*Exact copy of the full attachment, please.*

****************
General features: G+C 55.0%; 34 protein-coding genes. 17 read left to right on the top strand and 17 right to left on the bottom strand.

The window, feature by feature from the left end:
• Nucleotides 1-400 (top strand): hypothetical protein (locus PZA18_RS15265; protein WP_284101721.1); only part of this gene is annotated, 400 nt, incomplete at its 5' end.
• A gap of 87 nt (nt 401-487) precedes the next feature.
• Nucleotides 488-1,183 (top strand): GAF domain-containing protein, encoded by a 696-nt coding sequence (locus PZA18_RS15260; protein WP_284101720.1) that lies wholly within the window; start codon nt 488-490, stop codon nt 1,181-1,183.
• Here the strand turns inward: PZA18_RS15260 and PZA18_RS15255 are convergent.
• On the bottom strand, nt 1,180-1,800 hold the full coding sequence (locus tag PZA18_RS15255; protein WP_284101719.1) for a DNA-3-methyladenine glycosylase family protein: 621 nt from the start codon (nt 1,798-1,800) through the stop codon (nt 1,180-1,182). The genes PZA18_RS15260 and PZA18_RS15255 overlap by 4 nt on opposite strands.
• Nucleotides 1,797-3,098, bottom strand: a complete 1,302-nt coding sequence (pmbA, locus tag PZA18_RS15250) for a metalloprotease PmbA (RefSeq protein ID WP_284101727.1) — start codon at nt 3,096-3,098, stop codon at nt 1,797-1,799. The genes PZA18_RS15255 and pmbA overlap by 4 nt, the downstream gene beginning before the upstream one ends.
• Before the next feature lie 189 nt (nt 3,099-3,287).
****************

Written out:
General features: G+C 55.0%; 34 protein-coding genes. 17 read left to right on the top strand and 17 right to left on the bottom strand.

The window, feature by feature from the left end:
• Nucleotides 1-400 (top strand): hypothetical protein (locus PZA18_RS15265; protein WP_284101721.1); only part of this gene is annotated, 400 nt, incomplete at its 5' end.
• A gap of 87 nt (nt 401-487) precedes the next feature.
• Nucleotides 488-1,183 (top strand): GAF domain-containing protein, encoded by a 696-nt coding sequence (locus PZA18_RS15260; protein WP_284101720.1) that lies wholly within the window; start codon nt 488-490, stop codon nt 1,181-1,183.
• Here the strand turns inward: PZA18_RS15260 and PZA18_RS15255 are convergent.
• On the bottom strand, nt 1,180-1,800 hold the full coding sequence (locus tag PZA18_RS15255; protein WP_284101719.1) for a DNA-3-methyladenine glycosylase family protein: 621 nt from the start codon (nt 1,798-1,800) through the stop codon (nt 1,180-1,182). The genes PZA18_RS15260 and PZA18_RS15255 overlap by 4 nt on opposite strands.
• Nucleotides 1,797-3,098, bottom strand: a complete 1,302-nt coding sequence (pmbA, locus tag PZA18_RS15250) for a metalloprotease PmbA (RefSeq protein ID WP_284101727.1) — start codon at nt 3,096-3,098, stop codon at nt 1,797-1,799. The genes PZA18_RS15255 and pmbA overlap by 4 nt, the downstream gene beginning before the upstream one ends.
• Before the next feature lie 189 nt (nt 3,099-3,287).